A modest, dare we say promising, jobs report today says that unemployment dropped to 7.0 percent from 7.3 percent in November, with the economy adding 203,000 jobs. The trend of steady growth continues, despite the government shutdown. There was an uptick in transportation and warehousing, health care and manufacturing employment, according to the Bureau of Labor Statistics.
But as the Brookings Institution’s Justin Wolfers notes, long-term unemployment remains a problem with no solution on the horizon:
CHART: Long-term unemployment. This is the problem we still haven't solved. If we don't soon, it'll stick with us. pic.twitter.com/QZOvcewmAK— Justin Wolfers (@JustinWolfers) December 6, 2013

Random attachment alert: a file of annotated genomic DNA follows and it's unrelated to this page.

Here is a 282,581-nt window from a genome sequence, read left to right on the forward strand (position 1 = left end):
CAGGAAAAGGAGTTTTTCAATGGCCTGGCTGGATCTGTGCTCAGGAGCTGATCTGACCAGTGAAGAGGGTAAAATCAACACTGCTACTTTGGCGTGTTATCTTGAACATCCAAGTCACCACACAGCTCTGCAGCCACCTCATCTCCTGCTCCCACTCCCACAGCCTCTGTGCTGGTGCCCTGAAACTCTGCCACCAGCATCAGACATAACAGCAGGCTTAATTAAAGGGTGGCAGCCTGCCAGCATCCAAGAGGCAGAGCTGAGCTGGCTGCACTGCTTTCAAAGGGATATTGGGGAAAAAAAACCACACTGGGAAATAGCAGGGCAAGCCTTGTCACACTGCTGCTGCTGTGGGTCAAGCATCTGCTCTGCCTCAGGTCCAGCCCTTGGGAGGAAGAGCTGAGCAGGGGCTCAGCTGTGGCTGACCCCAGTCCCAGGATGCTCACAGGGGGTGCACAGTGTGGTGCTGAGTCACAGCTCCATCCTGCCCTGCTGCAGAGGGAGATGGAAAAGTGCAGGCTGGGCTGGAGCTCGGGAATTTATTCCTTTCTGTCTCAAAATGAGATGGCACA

Though the unemployment rate dropped slightly, the number of long-term unemployed Americans — those with 27 weeks or more of continuous unemployment — remained unchanged at 4.1 million in November. (The long-term unemployed account for 37.3 percent of the country’s total unemployed.) So while there has been continuous, albeit modest, growth, the labor market hasn’t fully healed. Just ask those 4.1 million people.
But it’s hard to ignore the 203,000 jobs that the economy did add. Transportation and warehousing added 31,000 jobs, 9,000 of which went to couriers and messengers. The health care industry — which staunch conservatives will tell you is doomed because of Obamacare — added 28,000 jobs, though nursing care facilities lost 4,000 jobs. And manufacturing, every politician’s favorite locale for a campaign stop, added 27,000 jobs.
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Bill Bradley is a writer and reporter living in Brooklyn. His work has appeared in Deadspin, GQ, and Vanity Fair, among others.